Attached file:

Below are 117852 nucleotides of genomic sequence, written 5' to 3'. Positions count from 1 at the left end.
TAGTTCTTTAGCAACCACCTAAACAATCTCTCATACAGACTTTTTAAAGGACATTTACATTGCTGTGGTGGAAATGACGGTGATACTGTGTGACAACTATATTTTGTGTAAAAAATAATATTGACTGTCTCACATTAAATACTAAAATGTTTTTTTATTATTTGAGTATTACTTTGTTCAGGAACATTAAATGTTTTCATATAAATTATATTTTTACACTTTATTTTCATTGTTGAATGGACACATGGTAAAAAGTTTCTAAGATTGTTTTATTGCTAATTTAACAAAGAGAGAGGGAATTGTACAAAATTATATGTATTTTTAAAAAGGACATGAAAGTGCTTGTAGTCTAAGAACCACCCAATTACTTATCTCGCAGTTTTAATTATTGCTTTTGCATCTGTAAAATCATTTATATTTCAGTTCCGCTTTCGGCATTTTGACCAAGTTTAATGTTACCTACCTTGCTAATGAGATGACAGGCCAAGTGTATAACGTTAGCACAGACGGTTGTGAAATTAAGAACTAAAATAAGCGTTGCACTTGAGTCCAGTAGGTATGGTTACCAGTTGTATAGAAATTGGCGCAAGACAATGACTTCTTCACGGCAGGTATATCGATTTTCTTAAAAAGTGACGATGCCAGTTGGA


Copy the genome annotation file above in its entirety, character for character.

Below are 117852 nucleotides of genomic sequence, written 5' to 3'. Positions count from 1 at the left end.
TAGTTCTTTAGCAACCACCTAAACAATCTCTCATACAGACTTTTTAAAGGACATTTACATTGCTGTGGTGGAAATGACGGTGATACTGTGTGACAACTATATTTTGTGTAAAAAATAATATTGACTGTCTCACATTAAATACTAAAATGTTTTTTTATTATTTGAGTATTACTTTGTTCAGGAACATTAAATGTTTTCATATAAATTATATTTTTACACTTTATTTTCATTGTTGAATGGACACATGGTAAAAAGTTTCTAAGATTGTTTTATTGCTAATTTAACAAAGAGAGAGGGAATTGTACAAAATTATATGTATTTTTAAAAAGGACATGAAAGTGCTTGTAGTCTAAGAACCACCCAATTACTTATCTCGCAGTTTTAATTATTGCTTTTGCATCTGTAAAATCATTTATATTTCAGTTCCGCTTTCGGCATTTTGACCAAGTTTAATGTTACCTACCTTGCTAATGAGATGACAGGCCAAGTGTATAACGTTAGCACAGACGGTTGTGAAATTAAGAACTAAAATAAGCGTTGCACTTGAGTCCAGTAGGTATGGTTACCAGTTGTATAGAAATTGGCGCAAGACAATGACTTCTTCACGGCAGGTATATCGATTTTCTTAAAAAGTGACGATGCCAGTTGGA